Hayley’s Story

My name is Hayley Rose and I am the middle child in my family. My brother is 2 years older than me, and my sister is just 14 months younger.  Growing up I was a carefree child. I loved animals and I’ve always been able to find the good in everyone.  When I was two years old my grandpa described me as the “most loving child he had ever met.” I was happiest when I was outdoors, and spent most of my time playing with my brother and my sister, who was often mistaken as my twin. We were best friends, sharing everything in our lives.

When I was in fourth grade I earned the “try your hardest” award. School wasn’t easy for me, but I never gave up, studied hard and did my best. I was a fast runner and good at sports. I played soccer, baseball and volleyball.

When I was sixteen I met and fell in love with an older boy. By the time I was seventeen we had started using prescription drugs together. I told myself that since it came from a doctor, it must be safe. My senior year I quit volleyball and softball, a decision that I will always regret. My family attempted to intervene, but didn’t realize the challenge that drug addiction brings. I convinced them that I had stopped using. After I graduated in 2004, I moved in with my boyfriend. We lived together off and on for the following year. During that time we continually tried to stop using drugs, but were not successful. By fall of 2006 we were both completely addicted. I had stooped to new lows to keep myself in drugs.  This included lots of lying and stealing.  I had witnessed terrifying overdoses and drug use. I performed CPR four different times on people who overdosed on Fentanyl, a prescription drug that even I was too scared to try.

When things got rough I always returned home. My family attempted to help me, but again they didn’t realize what they were up against.  Addiction takes over a person’s life and changes their personality. Usually a few weeks after returning home I would be called on to explain something missing, or a lie that I had told. Then they would kick me out and I would disappear for a couple of weeks. By the time I came back they were relieved to see me and continued to hope that this time I was better.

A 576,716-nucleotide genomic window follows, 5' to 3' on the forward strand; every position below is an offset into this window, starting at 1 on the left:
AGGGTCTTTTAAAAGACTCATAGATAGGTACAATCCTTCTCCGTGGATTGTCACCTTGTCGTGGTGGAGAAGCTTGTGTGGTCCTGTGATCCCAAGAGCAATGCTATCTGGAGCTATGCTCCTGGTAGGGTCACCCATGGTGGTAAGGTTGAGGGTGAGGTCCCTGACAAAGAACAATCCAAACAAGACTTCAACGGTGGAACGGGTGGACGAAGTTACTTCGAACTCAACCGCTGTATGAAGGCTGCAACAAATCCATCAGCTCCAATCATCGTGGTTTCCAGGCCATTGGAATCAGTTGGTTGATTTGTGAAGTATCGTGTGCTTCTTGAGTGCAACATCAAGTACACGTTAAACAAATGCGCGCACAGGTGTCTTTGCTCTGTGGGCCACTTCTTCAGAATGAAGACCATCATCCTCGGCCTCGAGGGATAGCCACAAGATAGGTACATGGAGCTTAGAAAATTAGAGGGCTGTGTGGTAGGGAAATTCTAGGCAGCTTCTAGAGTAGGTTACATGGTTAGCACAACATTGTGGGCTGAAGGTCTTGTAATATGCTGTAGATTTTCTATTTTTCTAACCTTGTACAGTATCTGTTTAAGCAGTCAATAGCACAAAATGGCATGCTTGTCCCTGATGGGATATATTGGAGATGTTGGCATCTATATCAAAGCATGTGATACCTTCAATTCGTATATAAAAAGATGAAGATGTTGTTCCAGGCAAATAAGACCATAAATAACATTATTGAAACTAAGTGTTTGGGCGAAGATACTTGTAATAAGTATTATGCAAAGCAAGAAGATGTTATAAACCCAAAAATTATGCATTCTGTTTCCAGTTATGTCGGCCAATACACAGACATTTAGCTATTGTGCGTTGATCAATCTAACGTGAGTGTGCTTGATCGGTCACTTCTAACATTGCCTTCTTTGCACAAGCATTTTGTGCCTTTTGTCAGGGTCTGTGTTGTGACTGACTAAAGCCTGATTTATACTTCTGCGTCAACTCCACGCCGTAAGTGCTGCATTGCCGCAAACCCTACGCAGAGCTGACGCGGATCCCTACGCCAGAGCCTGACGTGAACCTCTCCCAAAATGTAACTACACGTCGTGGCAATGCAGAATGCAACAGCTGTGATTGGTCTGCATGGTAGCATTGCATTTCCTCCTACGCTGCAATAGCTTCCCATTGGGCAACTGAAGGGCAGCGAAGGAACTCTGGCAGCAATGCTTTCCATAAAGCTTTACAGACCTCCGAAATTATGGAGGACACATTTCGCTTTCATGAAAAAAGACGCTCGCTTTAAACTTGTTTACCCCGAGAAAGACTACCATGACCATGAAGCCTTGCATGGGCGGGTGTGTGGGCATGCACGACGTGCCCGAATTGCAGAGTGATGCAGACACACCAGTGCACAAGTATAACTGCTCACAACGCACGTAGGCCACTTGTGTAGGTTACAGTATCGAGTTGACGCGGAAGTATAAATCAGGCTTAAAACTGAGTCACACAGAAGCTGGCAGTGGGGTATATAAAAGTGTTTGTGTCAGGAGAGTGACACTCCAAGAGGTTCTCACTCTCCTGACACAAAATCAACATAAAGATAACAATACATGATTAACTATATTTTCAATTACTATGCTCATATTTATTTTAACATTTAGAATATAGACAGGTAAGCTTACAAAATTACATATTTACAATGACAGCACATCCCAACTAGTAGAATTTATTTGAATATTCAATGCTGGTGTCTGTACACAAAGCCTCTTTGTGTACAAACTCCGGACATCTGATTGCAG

In the fall of 2006 things had gotten so bad that my boyfriend and I both agreed to go to a treatment center. First I had to get clean, which required me to go through withdrawal from the prescription drugs that I was using. After some incredible persuading from my counselor, my mom and sister took me to a hospital near Seattle to go through the detox period. After a few days I was taken to an all women’s rehabilitation center. There I finished going through detox and began my recovery. I learned much about addiction and about myself. My boyfriend also attended a rehab program during that time, and we were in touch with each other daily. We hoped to help each other stay clean.

Once out of rehab I moved in with my sister. I found a job and tried to move forward. Even though I kept going to counseling, I found that it was incredibly difficult to stay away from drugs. I constantly wanted to use, and continued to feel the effects of withdrawal. When I discovered that my boyfriend had begun using again I found myself using again also. I lost my job and my place to live. I was now homeless, and didn’t want to return to my parent’s house. I ended up living in “felony flats” in Spokane. I struggled through every day and witnessed frightening arguments and fights. I had no transportation, and no way to get a job. Just getting through each day became a huge challenge. I continued to see my boyfriend, but we could only get along together for a day or two before we started fighting. Again, the challenge of each day became how to get enough drugs to get through the day.

After an overnight stay in jail I realized where I had ended up. I was afraid that my next stop would be either death or jail. Terrified, I made the decision to get clean again. This time for myself; my life depended on it.

HT302tIn June I returned home and worked with my parents and counselor to find ways to help myself get clean. I began taking controlled doses of methadone to help the effects of withdrawal. I began seeing my counselor regularly again. I was determined that this time I would make it.

I was still in love with my boyfriend and tried to help him get clean again also. Then in July the unthinkable happened. In an instant my entire life changed. I received the news that my boyfriend had been killed in a car accident. I couldn’t believe what I was going through now. Talk about a whole new set of struggles and the grieving process too. With the help of some wonderful friends, my sister, brother and parents I made it through the week that followed his death, and the funeral service.

Since then I am determined to stay clean and have managed to keep moving forward. Some days are still incredibly difficult, but I have a job now and am able to work a few days a week. I am clean which is an amazing achievement. I want to share my story to help others to understand the challenge of addiction, that prescription drugs are as dangerous as any other drugs, and the fact that it can happen to anyone.

I now have a new boyfriend who is incredibly supportive, and drug free. We have many close friends who are also drug free. There is no way I can relate the horror of the life of being addicted to prescription drugs. The things I’ve seen and done, places I’ve been and the pain I’ve caused my family I can’t reverse. I am still recovering and plan to never return to the nightmare life that addiction brings.

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